(Two other regulars moved to the AL, total 6 of 10. I know nothing about catcher Bill Clarke as a fielder. Outfielder Buck "Home Run" Freeman was considered a poor fielder.)
   54. Paul Wendt Posted: April 17, 2008 at 11:53 PM (#2748559)
Leever played for Pittsburgh only. Essentially that was a great team for ten seasons, 1900-1909, which were no longer full seasons for Leever at the end. It was an average team before and after, including the only season Leever pitched a boatload of innings, 379 as a rookie in 1899.
   55. John (You Can Call Me Grandma) Murphy Posted: May 03, 2008 at 06:18 PM (#2767825)
I'm confused here, Paul. Are you disagreeing with my assessment that Leever pitched for much better teams than Willis did?

I believe that his play for horribly bad teams helped make Vic Willis for the Hall of Fame.

Whatever the reason he made it for, I'm still glad that he did. :-)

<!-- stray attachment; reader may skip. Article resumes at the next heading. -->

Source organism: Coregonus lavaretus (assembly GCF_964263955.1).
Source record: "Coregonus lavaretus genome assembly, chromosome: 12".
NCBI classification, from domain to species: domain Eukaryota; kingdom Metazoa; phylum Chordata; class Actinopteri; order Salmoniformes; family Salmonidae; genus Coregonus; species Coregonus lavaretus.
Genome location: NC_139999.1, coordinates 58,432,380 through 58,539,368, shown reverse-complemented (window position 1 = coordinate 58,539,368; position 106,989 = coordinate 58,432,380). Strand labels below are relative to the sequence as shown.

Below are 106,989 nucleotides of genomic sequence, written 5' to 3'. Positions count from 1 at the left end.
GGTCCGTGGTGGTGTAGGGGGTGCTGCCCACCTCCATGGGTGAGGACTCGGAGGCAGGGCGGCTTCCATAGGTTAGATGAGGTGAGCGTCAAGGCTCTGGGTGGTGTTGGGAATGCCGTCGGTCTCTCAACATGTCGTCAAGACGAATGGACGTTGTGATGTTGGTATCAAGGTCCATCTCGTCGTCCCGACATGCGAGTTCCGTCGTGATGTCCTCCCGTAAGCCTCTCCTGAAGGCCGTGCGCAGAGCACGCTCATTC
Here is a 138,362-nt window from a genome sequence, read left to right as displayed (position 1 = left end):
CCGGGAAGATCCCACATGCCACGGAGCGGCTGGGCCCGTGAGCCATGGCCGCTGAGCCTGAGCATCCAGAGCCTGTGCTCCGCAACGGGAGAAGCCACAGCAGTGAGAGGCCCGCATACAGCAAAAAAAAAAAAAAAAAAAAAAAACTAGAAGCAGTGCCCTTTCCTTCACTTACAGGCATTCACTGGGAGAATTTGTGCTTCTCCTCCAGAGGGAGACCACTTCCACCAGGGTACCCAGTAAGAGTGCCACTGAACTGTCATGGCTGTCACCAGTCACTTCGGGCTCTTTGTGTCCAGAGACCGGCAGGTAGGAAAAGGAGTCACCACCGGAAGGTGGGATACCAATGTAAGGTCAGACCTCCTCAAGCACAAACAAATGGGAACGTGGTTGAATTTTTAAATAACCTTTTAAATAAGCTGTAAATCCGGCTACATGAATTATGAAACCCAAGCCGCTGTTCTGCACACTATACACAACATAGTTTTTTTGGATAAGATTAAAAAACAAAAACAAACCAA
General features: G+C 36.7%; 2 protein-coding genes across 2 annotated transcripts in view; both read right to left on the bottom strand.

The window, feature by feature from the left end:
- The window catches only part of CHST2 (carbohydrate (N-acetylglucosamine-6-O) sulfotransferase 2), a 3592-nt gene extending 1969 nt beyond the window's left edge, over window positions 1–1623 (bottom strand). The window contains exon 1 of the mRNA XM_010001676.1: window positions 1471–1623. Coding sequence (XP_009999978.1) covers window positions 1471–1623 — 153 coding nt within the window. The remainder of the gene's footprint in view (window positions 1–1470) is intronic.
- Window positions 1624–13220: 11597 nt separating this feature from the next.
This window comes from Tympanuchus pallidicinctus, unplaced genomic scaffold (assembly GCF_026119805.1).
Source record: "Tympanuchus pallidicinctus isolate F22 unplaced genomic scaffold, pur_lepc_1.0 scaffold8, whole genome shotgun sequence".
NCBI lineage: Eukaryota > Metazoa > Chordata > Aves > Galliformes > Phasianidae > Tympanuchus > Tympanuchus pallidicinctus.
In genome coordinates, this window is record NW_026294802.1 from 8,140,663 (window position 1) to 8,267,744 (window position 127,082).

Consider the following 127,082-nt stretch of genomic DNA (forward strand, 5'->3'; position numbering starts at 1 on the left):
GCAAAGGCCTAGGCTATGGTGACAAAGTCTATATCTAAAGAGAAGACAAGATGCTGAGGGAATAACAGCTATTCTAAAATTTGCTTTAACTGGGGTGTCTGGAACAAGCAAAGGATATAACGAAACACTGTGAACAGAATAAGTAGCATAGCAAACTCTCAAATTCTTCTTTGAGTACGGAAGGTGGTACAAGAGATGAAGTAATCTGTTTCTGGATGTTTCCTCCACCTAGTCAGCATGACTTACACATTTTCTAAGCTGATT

56. Paul Wendt Posted: May 08, 2008 at 11:34 PM (#2774175)
I wrote in #53:
I believe that his play for horribly bad teams helped make Vic Willis for the Hall of Fame.

I mean that the Hall of Fame case for Vic Willis turned partly on his play for horribly bad teams. That is a distortion because he also played for great teams.

Probably I shouldn't have quoted the brief exchange between karlmagnus and you, John Murphy, because (a) it doesn't add much if anything, (b) it may be focused narrowly on W/L and (c) it's clear in retrospect that you shouted "a LOT better" only because he had done so. My comment focuses on fielding support, as intended, which is a poor fit for the W/L context that I provided.

Overall, not limited to fielding support, Willis enjoyed a great team in six of his 13 seasons. That's good enough I would say only one, possibly two pitchers in the major leagues played for "a LOT better" teams: Al Spalding. On the other hand, Leever did play for better teams --great teams in ten of his 12 seasons? Ignoring time over-the-hill, it is 6/12 for Willis and 9/10 for Leever.

--
Some context:
I believe I read/skimmed this entire thread in response to the Keltner List for Vic Willis by 'AG2004' (Spalding returns?) at Baseball Fever.
Presumably, I dumped the clippings into this composition window as I proceeded, which essentially means "maybe say something about this . . . maybe say something about this".
   57. John (You Can Call Me Grandma) Murphy Posted: May 09, 2008 at 12:15 AM (#2774208)
Thanks for the explanation, Paul.